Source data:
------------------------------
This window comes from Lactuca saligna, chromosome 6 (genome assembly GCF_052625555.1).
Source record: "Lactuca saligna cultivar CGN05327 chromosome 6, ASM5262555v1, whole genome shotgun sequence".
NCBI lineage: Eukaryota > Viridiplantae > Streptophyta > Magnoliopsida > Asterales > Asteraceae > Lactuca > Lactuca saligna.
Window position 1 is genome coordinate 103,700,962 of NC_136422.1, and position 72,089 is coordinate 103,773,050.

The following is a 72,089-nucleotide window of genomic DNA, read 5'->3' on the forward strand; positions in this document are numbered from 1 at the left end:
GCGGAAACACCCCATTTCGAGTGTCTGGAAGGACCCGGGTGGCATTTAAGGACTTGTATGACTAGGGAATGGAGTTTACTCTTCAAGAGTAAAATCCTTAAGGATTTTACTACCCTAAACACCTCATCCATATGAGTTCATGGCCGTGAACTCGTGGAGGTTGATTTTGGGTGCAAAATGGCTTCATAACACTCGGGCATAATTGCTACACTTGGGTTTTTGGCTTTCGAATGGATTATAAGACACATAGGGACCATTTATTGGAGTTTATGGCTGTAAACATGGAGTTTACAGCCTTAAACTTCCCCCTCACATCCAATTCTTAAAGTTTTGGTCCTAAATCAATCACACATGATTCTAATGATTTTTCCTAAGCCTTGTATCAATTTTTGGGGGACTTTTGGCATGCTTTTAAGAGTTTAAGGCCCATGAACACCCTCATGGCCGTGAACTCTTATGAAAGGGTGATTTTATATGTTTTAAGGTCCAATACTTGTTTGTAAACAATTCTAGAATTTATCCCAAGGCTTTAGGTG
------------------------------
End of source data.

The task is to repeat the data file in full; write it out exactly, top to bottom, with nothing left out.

This window comes from Lactuca saligna, chromosome 6 (genome assembly GCF_052625555.1).
Source record: "Lactuca saligna cultivar CGN05327 chromosome 6, ASM5262555v1, whole genome shotgun sequence".
NCBI lineage: Eukaryota > Viridiplantae > Streptophyta > Magnoliopsida > Asterales > Asteraceae > Lactuca > Lactuca saligna.
Window position 1 is genome coordinate 103,700,962 of NC_136422.1, and position 72,089 is coordinate 103,773,050.

The following is a 72,089-nucleotide window of genomic DNA, read 5'->3' on the forward strand; positions in this document are numbered from 1 at the left end:
GCGGAAACACCCCATTTCGAGTGTCTGGAAGGACCCGGGTGGCATTTAAGGACTTGTATGACTAGGGAATGGAGTTTACTCTTCAAGAGTAAAATCCTTAAGGATTTTACTACCCTAAACACCTCATCCATATGAGTTCATGGCCGTGAACTCGTGGAGGTTGATTTTGGGTGCAAAATGGCTTCATAACACTCGGGCATAATTGCTACACTTGGGTTTTTGGCTTTCGAATGGATTATAAGACACATAGGGACCATTTATTGGAGTTTATGGCTGTAAACATGGAGTTTACAGCCTTAAACTTCCCCCTCACATCCAATTCTTAAAGTTTTGGTCCTAAATCAATCACACATGATTCTAATGATTTTTCCTAAGCCTTGTATCAATTTTTGGGGGACTTTTGGCATGCTTTTAAGAGTTTAAGGCCCATGAACACCCTCATGGCCGTGAACTCTTATGAAAGGGTGATTTTATATGTTTTAAGGTCCAATACTTGTTTGTAAACAATTCTAGAATTTATCCCAAGGCTTTAGGTG